New EU Cookie Law from 26th May – is your website legal ?

From 26th May 2012, new law states that all websites in the UK should ask all site visitors in advance  for  permission before storing “Cookies” on their PC. Failure to comply could result in a fine of up to a maximum of £500,000 for serious breaches.

The ICO (Information Commissioner’s Office), who are responsible for enforcing the law in the UK, have said they will take a dim view of organisations that fail to act before the deadline. ” Those who choose to do nothing will have their lack of action taken into account when we begin formal enforcement of the rules.”   –  Information Commissioner, Christopher Graham

The law also requires that you tell your visitors to your website about your use of cookies or other tracking technologies, and how they can delete or control them.

In May 2011 a new amendment to the Privacy and Electronic Communications Regulations came into effect in the UK requiring that all websites ask visitors for consent to use web cookies in advance of storing them on a user’s equipment such as their computer or mobile device. The new law is intended to help protect people’s privacy. It has become commonly referred to as  the “EU Cookie Law” but in actual fact, it covers all technologies as well as cookies which store information in what is formally known as the “terminal  equipment” of a user.

Introduction in the UK was deferred for 12 months to give businesses time to implement a solution but now the deadline of 26th May 2012 is fast approaching. Indications are that the UK is currently the only EU country to have translated the EU directive into law so far.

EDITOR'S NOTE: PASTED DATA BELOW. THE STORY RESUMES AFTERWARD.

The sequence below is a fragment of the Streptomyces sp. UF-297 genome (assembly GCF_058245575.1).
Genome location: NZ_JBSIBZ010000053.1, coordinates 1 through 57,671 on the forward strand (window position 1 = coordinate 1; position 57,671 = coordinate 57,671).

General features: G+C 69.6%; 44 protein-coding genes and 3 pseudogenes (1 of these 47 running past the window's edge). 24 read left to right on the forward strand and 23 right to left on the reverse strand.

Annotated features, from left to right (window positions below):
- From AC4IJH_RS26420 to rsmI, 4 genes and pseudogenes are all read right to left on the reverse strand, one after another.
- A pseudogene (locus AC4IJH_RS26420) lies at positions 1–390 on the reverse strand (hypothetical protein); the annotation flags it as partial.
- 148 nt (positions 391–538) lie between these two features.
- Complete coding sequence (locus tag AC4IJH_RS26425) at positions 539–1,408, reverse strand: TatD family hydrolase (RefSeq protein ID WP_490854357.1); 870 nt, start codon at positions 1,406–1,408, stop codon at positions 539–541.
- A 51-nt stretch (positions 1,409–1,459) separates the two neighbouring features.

The EU directive is somewhat difficult to interpret but it basically covers almost all types of cookies with very few exceptions.  Nearly all websites use cookies, in fact some recent reports indicate this could be in the order of 92%. Cookies are used for remembering information about a visitors activity on web pages and are commonly used for login, remembering preferences, tracking visitors and more. They are however not normally used to store personal information.

The vast majority of small websites use cookies to track visitors to their website, using applications such as Google Analytics to track traffic and enable analysis so that the websites can be improved over time for better performance, content and user experience. Almost all web adverts are measured and targeted automatically using cookies, based on a user’s previous web browsing history. Cookies are also used for social media plugins such as Facebook “Like” buttons.

The new law pretty much prevents use of all of these Cookies entirely without prior permission so it will have a major impact on almost every website. To ask a visitor  for permission to use Cookies when they first visit a web page (that is every page on the site until permission is given to store cookies), a website must interrupt their visitors with a pop-up for example which is not going to be popular and will definitely have a detrimental effect on usability. (Take a look at the ICO website for an example)

Websites could stop using cookies by disabling them all within the browser, but generally this means losing some functionality of the site which is not going to make the user experience so friendly and constant interruptions asking for permission on every page you visit will almost certainly lead to more visitors leaving the site rather than continuing to browse.

The solution that the UK ICO implemented on their website to conform with the new EU requirement, apparently resulted in approximately  90% drop in data gathered when they implemented it . This does not mean that they lost all that traffic, just that they could no longer monitor it so they cannot tell how much they actually lost as a result.